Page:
Is that true, are we all “busy”? Does the use of that word not make people feel like they don’t therefore need to really do whatever is being asked of them?

I think it does. I think that progress is being held back in our schools and lives because we have been lulled into thinking that we don’t have time. Often the “busyness” that we are describing is merely what we have to do on a daily basis – it is our job description. But to then say we are busy, well that just brings a air of negativity to our lives that we could do without.

  • Would it not be better to have a positive outlook on life?
  • Would we not sooner find our place in this world if we saw our days as opportunities to make progress, to achieve and to strive forward?
  • Would it not be better to look back on a week and on reflection, not describe it as busy, but instead look at all we have achieved?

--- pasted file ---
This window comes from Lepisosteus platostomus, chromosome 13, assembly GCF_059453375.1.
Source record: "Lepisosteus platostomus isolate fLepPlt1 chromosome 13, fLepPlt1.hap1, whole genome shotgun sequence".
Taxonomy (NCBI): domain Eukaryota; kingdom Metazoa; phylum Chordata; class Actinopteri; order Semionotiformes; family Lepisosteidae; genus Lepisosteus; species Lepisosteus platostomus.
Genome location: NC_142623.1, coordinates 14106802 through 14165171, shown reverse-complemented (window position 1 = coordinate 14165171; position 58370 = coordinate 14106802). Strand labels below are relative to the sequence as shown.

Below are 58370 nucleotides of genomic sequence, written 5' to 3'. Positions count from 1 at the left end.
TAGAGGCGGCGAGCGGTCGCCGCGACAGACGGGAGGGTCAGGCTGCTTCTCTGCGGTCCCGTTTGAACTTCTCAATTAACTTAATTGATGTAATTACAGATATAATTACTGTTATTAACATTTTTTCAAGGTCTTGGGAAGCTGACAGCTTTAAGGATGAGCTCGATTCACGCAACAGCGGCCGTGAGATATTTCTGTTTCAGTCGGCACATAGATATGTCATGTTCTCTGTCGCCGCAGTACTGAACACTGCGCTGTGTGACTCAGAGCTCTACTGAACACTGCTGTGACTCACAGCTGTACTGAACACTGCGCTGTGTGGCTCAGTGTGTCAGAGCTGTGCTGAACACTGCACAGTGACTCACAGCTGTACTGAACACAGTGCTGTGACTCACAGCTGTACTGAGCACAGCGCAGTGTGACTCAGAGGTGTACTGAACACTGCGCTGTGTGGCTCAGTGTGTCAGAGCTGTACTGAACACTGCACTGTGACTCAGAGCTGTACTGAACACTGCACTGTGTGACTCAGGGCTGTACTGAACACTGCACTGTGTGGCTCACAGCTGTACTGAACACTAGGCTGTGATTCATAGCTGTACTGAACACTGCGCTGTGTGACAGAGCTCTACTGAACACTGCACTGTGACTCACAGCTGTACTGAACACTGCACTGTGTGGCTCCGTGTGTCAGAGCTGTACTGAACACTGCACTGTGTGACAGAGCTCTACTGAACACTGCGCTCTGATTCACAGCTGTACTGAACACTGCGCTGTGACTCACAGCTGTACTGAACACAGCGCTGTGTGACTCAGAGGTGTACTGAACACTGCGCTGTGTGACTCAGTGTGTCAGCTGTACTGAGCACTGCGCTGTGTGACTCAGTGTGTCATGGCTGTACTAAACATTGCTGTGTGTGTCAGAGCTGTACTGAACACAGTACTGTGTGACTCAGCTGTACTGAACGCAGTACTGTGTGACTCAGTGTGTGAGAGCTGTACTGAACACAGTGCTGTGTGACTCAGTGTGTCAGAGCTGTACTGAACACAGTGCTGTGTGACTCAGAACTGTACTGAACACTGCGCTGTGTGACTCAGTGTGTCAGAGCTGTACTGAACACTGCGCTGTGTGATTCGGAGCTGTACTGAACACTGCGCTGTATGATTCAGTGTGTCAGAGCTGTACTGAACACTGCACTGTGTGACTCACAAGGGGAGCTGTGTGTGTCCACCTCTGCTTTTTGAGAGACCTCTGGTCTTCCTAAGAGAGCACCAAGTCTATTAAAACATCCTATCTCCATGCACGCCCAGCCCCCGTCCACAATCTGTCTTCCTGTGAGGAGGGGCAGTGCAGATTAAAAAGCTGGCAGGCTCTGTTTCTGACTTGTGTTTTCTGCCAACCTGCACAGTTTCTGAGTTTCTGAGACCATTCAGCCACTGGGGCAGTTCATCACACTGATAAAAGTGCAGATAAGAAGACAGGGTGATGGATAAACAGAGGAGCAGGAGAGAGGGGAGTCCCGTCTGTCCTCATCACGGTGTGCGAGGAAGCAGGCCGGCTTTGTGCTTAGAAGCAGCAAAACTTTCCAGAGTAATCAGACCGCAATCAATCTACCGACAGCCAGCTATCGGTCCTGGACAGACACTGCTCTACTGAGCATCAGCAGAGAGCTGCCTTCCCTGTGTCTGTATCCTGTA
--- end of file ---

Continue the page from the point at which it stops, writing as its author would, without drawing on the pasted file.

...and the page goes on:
If we continue to see everything as “busyness” then we will fail to fully look at what we have achieved. I also think that our time management skills and our overall outlook on a day will improve if we don’t just resort to saying we are busy.

Would it not be better to have a workforce that see what they do as living? I know teaching isn’t “life” but we do have to spend rather a large amount of our life at work. So would it not be better to look at it as a series of opportunities?

Stolen identity

I also think that “busy” is stealing our identity. It would seem that the most common description someone will give to describe themselves is busy! This is surely not good for our own mental health and our own development. We need to be describing ourselves, our weekends and our working weeks as much more than just “busy”.